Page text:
The middle class is rising in a big way, especially in developing countries. About 42 per cent of workers, or nearly 1.1 billion, are now ‘middle-class’, living with families on over Rs 225 ($4-13) per person per day, says a new ILO report.
By 2017, the developing world could see the addition of 390 million more workers in the middle class, the International Labour Organisation (ILO) report says.
“Over time, this emerging middle-class could give a much needed push to more balanced global growth by boosting consumption, particularly in poorer parts of the developing world,” said Steven Kapsos, one of the authors of the Global Employment Trends 2013.
However, the report raises a red flag for employment growth in 2013-14, even if there is a moderate pick-up in output growth.
It estimates that the number of unemployed worldwide may rise by 5.1 million to more than 202 million in 2013 and by another 3 million in 2014, half-a-million of which will be youth.
“The indecision of policy-makers in several countries has led to uncertainty about future conditions and reinforced corporate tendencies to increase cash holdings or pay dividends rather than expand capacity and hire new workers,” says the report.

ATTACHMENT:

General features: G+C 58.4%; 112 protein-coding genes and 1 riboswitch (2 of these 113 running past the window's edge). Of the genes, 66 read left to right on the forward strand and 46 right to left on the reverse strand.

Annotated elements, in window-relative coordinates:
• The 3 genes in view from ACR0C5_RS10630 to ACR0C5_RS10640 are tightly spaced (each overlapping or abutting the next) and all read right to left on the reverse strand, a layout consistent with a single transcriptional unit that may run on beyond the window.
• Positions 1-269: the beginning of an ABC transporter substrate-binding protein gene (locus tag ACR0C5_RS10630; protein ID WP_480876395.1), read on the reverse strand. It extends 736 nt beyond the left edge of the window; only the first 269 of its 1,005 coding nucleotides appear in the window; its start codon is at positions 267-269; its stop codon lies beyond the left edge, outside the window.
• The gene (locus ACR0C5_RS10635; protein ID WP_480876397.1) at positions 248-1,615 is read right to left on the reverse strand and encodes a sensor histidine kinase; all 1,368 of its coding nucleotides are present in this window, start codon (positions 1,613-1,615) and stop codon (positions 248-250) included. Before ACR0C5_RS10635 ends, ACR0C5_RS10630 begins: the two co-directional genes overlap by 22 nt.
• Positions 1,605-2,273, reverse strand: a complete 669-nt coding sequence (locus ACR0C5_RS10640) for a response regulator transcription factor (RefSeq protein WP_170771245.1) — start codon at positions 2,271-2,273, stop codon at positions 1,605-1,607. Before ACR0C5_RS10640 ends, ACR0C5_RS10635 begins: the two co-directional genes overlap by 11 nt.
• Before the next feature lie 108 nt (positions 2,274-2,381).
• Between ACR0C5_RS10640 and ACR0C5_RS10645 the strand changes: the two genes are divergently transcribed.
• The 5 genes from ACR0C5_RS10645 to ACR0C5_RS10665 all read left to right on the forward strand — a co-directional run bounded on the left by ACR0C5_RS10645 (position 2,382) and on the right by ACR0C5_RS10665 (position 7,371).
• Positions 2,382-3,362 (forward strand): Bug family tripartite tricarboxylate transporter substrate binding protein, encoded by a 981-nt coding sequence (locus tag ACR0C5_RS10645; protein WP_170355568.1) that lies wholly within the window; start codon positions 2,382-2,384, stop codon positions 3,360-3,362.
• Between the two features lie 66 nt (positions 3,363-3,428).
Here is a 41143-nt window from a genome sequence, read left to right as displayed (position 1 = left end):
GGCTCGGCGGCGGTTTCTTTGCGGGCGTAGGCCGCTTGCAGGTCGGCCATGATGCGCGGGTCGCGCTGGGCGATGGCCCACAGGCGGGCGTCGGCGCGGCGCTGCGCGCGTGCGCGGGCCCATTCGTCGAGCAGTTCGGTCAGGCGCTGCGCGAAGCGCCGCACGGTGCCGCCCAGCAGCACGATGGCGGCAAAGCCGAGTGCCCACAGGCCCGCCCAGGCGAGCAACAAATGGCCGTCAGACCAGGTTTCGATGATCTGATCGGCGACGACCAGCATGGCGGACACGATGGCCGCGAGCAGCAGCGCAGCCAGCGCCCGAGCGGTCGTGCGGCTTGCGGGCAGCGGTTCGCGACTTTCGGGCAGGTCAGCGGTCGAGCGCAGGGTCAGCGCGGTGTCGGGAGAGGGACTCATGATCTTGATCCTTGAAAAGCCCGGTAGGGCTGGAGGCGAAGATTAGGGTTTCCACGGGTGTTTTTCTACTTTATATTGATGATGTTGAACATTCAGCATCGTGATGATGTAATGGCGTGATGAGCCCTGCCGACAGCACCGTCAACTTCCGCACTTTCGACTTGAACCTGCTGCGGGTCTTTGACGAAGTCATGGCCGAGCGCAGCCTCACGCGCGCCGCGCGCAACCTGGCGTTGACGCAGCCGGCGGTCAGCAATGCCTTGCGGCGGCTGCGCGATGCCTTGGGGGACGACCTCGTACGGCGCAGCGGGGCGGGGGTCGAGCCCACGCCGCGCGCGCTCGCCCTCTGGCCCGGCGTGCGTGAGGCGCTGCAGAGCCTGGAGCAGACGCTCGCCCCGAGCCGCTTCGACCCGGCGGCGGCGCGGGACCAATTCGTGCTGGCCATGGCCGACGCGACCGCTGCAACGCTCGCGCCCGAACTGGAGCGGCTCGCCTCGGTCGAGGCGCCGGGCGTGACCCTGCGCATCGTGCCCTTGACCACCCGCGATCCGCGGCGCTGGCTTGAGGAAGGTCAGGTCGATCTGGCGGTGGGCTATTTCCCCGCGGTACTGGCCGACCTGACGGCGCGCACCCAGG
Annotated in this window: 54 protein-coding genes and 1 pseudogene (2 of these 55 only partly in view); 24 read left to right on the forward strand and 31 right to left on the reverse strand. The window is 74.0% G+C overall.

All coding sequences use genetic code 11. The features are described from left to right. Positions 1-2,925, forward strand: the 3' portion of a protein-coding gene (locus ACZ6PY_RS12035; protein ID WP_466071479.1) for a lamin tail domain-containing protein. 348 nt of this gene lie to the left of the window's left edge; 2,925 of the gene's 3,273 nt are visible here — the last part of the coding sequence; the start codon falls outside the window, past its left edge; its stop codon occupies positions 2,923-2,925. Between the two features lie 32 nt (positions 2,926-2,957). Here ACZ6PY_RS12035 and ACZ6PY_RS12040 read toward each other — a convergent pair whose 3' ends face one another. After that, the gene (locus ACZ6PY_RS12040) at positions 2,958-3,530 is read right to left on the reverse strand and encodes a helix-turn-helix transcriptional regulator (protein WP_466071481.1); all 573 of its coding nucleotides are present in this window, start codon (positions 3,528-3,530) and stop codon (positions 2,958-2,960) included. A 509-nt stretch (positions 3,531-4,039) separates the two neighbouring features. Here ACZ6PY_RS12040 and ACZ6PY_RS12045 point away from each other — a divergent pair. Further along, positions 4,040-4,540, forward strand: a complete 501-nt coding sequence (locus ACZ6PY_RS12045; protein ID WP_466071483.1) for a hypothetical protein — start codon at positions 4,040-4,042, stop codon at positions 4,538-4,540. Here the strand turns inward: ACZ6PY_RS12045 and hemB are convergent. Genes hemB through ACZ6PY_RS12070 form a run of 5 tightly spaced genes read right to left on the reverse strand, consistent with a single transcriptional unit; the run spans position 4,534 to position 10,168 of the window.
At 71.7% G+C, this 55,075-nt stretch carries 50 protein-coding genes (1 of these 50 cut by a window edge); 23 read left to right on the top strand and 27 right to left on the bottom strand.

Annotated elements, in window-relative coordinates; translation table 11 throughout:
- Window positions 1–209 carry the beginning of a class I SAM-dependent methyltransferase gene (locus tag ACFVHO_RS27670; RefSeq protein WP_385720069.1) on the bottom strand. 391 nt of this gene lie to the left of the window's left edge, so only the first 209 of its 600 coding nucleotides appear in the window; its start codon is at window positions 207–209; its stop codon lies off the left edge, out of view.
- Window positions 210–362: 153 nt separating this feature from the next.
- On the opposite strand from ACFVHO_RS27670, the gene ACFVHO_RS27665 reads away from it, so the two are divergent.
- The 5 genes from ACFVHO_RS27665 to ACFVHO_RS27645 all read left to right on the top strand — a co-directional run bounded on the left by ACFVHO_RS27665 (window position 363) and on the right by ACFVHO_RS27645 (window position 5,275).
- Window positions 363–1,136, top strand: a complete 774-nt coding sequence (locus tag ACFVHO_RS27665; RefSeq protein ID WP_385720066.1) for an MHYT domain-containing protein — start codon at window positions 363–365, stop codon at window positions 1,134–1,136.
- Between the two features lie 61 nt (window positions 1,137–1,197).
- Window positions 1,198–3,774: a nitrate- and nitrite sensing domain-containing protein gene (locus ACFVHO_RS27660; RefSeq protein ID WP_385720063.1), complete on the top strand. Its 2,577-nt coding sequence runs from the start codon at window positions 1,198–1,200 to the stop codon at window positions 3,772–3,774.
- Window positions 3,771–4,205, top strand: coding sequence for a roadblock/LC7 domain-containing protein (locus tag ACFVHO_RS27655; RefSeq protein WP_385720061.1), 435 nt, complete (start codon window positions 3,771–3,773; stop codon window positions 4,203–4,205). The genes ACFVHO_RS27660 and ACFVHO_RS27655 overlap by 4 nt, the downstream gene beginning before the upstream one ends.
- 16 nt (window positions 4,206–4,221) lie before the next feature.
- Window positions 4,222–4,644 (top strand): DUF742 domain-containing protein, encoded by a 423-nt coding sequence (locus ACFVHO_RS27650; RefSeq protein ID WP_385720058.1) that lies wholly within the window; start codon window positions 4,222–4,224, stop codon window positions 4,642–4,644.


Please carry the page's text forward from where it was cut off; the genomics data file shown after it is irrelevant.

The ILO report noted that in India, growth in investment contributed 1.5 percentage points to the overall GDP growth over the past year, down from 1.8 percentage points in 2011, while the contribution from consumption declined to 2.8 per cent versus 3.2 per cent the previous year.
Job creation, labour productivity
For countries such as India, the report called for focus on both employment creation and labour productivity.
It noted that in India, even where jobs were created, a large number of workers remained in agriculture (51.1 per cent), in the urban informal sector or in unprotected jobs (contract) in the formal sector.
The share of workers in manufacturing was just 11 per cent in 2009-10, no higher than a decade earlier.
Like many regions, growth has failed to deliver a significant number of better jobs in the formal economy.
Most notably in India, the share of formal employment has declined from around 9 per cent in 1999-2000 to 7 per cent in 2009-10, in spite of record growth rates, it said quoting a study.
Using a comparable definition for the latest year available, the report said the share of workers in informal employment in the non-agricultural sector stood at 83.6 per cent in India (2009-10), 78.4 per cent in Pakistan (2009-10) and 62.1 per cent in Sri Lanka (2009).
Significantly, the report noted that unemployment rates increased rapidly for high-skilled workers, especially women.
“Indians with a diploma suffer particularly, with unemployment rates reaching 34.5 per cent for women and 18.9 per cent for men during 2009-2010,” it added.